Authorities are trying to trace 132 passengers who unknowingly travelled on a plane with a nurse infected with Ebola in the US.
The second health worker who caught the virus while caring for a dying patient in Dallas, Texas, took a Frontier Airlines flight from Cleveland, Ohio, to Dallas-Fort Worth on Monday.
It was just one day before she reported developing symptoms of infection, officials said on Wednesday.
The Centers for Disease Control and Prevention (CDC) and the airline said they are attempting to contact all passengers on the flight.
The nurse had been treating Liberian Thomas Eric Duncan, who became the first person to be diagnosed with Ebola in the US after travelling to visit relatives.
Crew members on the plane said she showed no symptoms of Ebola during the flight but the next morning she developed a high temperature, and on Tuesday night tested positive for the virus.
Infected Ebola patients are not considered contagious until they have symptoms as the disease is transmitted through contact with the bodily fluids of an infected person.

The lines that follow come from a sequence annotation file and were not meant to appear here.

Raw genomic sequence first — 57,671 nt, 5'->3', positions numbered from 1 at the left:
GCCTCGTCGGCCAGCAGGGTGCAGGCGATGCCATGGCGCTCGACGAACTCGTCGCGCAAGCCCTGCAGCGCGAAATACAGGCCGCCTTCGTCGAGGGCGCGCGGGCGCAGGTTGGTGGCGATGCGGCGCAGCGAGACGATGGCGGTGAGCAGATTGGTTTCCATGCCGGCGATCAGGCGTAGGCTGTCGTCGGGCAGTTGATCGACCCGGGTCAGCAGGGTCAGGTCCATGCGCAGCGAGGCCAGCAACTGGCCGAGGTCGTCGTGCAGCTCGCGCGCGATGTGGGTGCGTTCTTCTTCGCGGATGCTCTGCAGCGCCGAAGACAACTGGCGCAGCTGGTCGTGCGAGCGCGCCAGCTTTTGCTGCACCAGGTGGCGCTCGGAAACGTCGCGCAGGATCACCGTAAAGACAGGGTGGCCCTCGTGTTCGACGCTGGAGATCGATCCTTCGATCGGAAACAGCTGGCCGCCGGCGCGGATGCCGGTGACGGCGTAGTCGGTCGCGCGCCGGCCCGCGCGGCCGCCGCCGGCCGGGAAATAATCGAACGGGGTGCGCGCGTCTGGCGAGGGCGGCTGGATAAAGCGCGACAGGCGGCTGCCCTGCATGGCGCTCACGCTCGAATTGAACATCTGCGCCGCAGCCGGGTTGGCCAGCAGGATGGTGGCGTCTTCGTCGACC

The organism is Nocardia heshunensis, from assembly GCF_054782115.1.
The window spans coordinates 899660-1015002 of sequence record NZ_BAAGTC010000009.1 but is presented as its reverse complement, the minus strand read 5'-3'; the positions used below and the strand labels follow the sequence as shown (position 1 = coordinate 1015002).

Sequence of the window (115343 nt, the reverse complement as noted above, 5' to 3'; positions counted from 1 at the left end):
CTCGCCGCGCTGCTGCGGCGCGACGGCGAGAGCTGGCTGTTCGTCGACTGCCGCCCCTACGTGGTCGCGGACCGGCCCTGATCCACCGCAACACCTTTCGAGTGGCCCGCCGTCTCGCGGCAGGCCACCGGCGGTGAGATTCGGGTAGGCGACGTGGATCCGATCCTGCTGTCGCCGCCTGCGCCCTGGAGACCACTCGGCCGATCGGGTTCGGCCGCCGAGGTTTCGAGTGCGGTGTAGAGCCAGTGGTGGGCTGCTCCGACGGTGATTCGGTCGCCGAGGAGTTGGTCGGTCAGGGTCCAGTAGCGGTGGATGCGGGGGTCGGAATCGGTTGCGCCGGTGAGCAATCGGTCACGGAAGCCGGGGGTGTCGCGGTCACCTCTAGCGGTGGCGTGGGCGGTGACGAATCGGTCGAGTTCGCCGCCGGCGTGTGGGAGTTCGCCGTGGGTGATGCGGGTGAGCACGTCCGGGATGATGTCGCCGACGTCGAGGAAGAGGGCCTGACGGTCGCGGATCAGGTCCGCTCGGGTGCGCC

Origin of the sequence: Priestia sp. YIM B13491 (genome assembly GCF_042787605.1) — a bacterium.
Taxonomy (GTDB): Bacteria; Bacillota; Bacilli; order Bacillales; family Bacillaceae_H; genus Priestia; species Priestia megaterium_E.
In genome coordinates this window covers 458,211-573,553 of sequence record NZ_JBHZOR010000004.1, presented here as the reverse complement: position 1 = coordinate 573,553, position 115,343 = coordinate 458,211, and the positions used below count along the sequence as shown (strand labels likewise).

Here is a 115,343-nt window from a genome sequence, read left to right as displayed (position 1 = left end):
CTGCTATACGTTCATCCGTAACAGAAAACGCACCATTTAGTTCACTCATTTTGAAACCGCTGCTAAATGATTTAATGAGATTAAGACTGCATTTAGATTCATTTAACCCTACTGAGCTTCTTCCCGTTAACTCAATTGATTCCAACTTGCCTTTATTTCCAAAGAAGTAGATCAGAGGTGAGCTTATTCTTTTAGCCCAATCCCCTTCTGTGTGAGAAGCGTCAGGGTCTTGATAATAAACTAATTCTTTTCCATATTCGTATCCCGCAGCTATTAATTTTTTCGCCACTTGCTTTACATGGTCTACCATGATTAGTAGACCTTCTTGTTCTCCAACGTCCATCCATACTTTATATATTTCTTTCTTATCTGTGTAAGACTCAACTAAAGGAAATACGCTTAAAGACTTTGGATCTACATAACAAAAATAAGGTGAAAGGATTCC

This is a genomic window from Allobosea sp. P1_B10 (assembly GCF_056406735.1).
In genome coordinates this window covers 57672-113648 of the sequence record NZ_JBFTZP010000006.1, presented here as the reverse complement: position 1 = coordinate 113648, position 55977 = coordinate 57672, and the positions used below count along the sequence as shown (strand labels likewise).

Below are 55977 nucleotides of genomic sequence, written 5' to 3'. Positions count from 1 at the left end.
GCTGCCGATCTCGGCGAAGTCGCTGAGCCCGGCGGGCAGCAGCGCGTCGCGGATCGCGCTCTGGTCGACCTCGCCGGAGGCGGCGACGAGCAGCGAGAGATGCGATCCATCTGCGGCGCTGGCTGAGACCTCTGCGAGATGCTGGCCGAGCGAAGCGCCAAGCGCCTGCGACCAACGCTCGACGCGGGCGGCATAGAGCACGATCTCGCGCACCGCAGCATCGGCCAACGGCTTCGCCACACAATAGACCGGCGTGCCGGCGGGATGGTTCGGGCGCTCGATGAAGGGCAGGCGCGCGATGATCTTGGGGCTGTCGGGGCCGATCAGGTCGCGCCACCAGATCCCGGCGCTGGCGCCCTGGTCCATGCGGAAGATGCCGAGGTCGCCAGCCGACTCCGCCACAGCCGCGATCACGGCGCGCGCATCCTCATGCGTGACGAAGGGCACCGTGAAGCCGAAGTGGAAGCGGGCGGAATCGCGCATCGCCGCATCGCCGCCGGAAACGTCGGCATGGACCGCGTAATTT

The CDC is asking the passengers to contact them to be monitored.
"Health officials have interviewed the latest patient to quickly identify any contacts or potential exposures, and those people will be monitored," the department said in a statement.
News of the second nurse's diagnosis followed criticism of the hospital's initial handling of the disease.
On Tuesday, American association National Nurses United said: "The nurses strongly feel unsupported, unprepared, lied to, and deserted to handle the situation on their own."
The hospital lacked protocols to deal with an Ebola patient, offered no advance training and provided them with insufficient gear, including non-impermeable gowns, gloves with no taping around wrists and suits that left their necks exposed, it claimed.
Representatives from the Texas Health Presbyterian Hospital said it was doing everything it can to contain the virus and did not have "a systematic institutional problem".
Ebola has killed more than 4,000 people in the worst-affected countries of Guinea, Liberia and Sierra Leone, according to the World Health Organisation, which warned that there could be up to 10,000 new cases diagnosed in West Africa by December if efforts to stop it are not stepped up.
Additional reporting by agencies
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